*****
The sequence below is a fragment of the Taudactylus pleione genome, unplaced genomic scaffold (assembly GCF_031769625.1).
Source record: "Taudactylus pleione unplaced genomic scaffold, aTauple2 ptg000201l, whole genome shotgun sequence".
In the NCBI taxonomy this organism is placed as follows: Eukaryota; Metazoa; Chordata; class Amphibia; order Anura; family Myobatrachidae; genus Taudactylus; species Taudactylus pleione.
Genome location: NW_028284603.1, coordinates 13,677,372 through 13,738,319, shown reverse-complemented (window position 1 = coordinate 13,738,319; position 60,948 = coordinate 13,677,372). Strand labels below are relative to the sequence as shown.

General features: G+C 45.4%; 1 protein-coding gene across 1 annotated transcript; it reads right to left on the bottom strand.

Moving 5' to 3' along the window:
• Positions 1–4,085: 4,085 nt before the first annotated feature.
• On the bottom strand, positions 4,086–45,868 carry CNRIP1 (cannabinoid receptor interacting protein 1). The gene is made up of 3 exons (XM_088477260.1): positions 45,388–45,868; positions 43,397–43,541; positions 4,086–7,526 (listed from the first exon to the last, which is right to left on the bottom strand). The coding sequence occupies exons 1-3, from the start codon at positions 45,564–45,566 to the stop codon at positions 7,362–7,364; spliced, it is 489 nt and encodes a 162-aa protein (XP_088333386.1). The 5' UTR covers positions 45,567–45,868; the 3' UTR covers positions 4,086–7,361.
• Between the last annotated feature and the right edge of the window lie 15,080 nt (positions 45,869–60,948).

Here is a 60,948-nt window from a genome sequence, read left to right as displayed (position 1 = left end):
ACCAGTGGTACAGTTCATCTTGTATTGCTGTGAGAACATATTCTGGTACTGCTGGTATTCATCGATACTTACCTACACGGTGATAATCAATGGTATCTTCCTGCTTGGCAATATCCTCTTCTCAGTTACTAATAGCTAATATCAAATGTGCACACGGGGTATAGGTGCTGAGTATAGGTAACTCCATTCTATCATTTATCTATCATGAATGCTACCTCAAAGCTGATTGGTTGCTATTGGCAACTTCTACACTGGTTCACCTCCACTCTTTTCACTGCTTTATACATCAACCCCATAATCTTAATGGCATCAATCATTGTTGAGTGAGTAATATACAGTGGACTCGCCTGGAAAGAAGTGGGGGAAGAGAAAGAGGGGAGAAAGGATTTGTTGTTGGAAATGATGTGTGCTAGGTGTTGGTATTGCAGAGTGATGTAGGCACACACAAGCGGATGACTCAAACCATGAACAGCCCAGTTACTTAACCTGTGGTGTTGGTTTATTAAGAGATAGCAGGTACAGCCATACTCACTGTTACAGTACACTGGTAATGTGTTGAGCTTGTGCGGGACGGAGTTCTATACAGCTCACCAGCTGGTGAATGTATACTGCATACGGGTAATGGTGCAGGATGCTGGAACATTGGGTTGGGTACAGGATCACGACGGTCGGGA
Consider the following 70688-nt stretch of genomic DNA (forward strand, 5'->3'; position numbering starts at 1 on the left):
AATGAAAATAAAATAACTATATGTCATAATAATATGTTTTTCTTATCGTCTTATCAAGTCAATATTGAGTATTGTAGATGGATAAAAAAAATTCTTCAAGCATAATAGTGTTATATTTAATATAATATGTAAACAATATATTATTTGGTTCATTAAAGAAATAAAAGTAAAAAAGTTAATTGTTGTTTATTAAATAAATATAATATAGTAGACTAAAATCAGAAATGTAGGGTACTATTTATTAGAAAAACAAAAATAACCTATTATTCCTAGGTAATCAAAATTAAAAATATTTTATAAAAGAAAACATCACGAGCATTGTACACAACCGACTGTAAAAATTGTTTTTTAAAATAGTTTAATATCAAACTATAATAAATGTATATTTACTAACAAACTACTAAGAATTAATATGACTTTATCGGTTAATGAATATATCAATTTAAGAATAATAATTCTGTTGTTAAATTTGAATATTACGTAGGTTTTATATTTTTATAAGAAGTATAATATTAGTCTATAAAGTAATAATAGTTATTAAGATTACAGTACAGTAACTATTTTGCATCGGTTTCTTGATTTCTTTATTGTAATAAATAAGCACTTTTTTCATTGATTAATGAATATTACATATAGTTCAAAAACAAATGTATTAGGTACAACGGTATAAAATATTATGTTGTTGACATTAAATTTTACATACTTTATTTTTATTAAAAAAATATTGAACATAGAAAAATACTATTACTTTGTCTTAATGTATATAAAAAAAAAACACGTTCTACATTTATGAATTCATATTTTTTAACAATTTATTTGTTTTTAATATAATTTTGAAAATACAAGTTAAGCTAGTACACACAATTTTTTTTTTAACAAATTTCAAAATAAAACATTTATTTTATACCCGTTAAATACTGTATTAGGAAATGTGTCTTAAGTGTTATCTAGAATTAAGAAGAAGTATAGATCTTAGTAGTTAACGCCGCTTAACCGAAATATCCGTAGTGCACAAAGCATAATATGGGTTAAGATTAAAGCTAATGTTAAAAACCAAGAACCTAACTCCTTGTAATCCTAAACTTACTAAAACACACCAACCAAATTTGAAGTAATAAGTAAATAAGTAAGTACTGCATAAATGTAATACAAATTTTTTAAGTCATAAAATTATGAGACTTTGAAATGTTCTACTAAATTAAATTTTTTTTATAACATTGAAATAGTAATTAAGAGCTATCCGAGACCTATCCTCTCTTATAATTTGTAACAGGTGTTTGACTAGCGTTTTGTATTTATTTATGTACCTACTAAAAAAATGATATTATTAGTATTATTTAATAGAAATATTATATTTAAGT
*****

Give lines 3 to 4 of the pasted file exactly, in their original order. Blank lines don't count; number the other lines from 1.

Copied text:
In the NCBI taxonomy this organism is placed as follows: Eukaryota; Metazoa; Chordata; class Amphibia; order Anura; family Myobatrachidae; genus Taudactylus; species Taudactylus pleione.
Genome location: NW_028284603.1, coordinates 13,677,372 through 13,738,319, shown reverse-complemented (window position 1 = coordinate 13,738,319; position 60,948 = coordinate 13,677,372). Strand labels below are relative to the sequence as shown.